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The Death of Lazarus


Now a certain man was ill, Lazarus of Bethany, the village of Mary and her sister Martha.

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1. And one named Lazarus was sick. The Evangelist passes on to another narrative, which contains a miracle eminently worthy of being recorded. For not only did Christ give a remarkable proof of his Divine power in raising Lazarus, but he likewise placed before our eyes a lively image of our future resurrection. This might indeed be said to be the latest and concluding action of his life, for the time of his death was already at hand. We need not wonder, therefore, if he illustrated his own glory, in an extraordinary manner, in that work, the remembrance of which he wished to be deeply impressed on their minds, that it might seal, in some respects, all that had gone before. There were others whom Christ had raised from the dead, but he now displays his power on a rotting corpse. But the circumstances which tend to magnify the glory of God in this miracle shall be pointed out in their proper place and order.

Lazarus of Bethany, the village of Mary and her sister Martha. The probable reason why this circumstance is mentioned is, that Lazarus had not acquired so great celebrity among believers as his sisters had; for these holy women were accustomed to entertain Christ with their hospitality, as is evident from what is related by the Evangelist Luke, (Luke 10:38.) It is really too ridiculous a blunder, to suppose that Monks, and such fry as the Papists have, made this small town or village a castle.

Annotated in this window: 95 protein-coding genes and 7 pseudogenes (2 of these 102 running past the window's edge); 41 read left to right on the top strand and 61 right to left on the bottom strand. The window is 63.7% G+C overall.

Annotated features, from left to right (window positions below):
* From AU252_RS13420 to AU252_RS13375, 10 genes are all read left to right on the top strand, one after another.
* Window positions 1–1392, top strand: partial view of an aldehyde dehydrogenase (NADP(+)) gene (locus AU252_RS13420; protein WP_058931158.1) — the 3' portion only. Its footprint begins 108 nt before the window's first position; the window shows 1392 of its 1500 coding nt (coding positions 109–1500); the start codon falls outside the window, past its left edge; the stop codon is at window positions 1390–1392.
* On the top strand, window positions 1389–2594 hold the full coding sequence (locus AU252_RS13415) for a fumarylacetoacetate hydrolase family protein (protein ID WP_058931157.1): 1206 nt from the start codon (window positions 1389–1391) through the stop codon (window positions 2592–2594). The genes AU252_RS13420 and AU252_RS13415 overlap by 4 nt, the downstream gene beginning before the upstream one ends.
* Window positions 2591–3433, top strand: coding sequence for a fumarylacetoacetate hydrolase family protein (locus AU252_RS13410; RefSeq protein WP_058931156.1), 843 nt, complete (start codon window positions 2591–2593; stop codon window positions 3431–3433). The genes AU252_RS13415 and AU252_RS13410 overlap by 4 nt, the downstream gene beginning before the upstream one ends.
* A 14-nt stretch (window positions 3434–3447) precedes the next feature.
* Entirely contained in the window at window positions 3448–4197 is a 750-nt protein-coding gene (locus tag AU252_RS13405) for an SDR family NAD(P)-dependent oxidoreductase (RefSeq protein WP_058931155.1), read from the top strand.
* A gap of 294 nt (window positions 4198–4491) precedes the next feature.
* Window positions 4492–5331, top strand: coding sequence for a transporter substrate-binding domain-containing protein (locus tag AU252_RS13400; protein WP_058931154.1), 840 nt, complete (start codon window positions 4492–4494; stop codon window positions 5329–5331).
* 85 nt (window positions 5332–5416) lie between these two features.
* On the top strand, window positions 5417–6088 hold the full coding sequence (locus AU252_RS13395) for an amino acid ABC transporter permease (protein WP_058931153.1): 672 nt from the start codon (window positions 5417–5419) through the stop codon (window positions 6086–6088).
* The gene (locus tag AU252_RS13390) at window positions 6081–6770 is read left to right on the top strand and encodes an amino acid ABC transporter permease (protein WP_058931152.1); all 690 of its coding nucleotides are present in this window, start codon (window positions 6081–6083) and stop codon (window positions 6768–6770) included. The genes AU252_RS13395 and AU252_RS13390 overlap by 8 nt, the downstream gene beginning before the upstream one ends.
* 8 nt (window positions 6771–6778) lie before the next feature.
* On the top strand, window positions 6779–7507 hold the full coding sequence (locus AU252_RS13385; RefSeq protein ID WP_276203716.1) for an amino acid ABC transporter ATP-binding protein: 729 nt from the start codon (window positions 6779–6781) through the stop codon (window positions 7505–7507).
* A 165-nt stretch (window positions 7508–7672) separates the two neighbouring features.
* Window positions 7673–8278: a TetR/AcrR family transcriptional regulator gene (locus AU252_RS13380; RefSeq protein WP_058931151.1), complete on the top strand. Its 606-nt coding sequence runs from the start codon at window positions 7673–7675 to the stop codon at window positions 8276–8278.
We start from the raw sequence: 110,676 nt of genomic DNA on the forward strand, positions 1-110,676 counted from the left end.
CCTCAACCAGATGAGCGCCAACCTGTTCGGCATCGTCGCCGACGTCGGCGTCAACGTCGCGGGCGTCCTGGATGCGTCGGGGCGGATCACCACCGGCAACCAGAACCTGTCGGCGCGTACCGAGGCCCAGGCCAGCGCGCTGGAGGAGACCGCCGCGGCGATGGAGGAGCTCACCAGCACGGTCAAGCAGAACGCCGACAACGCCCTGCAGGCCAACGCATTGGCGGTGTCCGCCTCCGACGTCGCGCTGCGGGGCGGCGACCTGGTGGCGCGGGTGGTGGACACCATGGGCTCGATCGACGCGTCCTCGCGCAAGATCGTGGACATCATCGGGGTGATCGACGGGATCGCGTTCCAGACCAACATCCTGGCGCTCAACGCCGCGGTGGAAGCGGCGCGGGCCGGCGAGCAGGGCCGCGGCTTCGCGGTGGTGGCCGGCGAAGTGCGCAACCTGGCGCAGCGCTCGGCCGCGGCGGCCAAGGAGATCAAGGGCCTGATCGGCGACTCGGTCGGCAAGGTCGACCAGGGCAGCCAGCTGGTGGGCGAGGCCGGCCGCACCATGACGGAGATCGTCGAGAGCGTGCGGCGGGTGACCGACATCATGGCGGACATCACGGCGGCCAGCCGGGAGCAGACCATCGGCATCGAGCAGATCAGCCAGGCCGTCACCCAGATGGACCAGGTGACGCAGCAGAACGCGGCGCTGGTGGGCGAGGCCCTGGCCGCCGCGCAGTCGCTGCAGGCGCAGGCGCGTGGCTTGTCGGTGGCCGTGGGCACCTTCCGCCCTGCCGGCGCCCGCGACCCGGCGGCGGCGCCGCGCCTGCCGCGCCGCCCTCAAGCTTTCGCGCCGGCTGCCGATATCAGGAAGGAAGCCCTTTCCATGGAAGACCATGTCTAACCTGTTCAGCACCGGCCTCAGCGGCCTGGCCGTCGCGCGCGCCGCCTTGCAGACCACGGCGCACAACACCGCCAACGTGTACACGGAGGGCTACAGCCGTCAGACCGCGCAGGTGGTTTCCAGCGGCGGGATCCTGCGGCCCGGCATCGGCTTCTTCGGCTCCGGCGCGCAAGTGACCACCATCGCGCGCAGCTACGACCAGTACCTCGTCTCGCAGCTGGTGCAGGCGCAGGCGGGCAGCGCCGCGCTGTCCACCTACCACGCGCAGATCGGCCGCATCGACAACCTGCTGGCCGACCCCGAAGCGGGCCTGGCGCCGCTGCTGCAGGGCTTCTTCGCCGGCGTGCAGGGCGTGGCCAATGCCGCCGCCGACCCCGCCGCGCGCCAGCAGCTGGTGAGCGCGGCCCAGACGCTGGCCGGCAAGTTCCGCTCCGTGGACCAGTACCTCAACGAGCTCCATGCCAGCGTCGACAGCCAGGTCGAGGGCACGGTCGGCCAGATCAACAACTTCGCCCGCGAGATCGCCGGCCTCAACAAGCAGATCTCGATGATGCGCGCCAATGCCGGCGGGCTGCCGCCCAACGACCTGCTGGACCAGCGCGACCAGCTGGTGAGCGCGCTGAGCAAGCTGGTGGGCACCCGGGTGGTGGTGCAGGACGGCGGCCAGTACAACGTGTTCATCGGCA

2. It was that Mary who anointed the Lord. It is a similar display of ignorance, to imagine that this Mary, the sister of Lazarus, was that woman of wicked and infamous life, who is mentioned by Luke, (Luke 7:37.) This mistake was occasioned by the anointing; as if it were not evident enough that Christ was anointed on various occasions, and even at different places. The woman who was a sinner, of whom Luke gives an account, anointed Christ at Jerusalem, where he dwelt; but Mary afterwards anointed him at Bethany, which was her own village. The past tense employed by the Evangelist, who anointed, must be referred, not to the time of the occurrence which he is now relating, but to the time when he wrote; as if he had said, “It was this Mary who afterwards poured on the head of Christ the ointment, on account of which a murmuring arose among the disciples,” (Matthew 26:7.)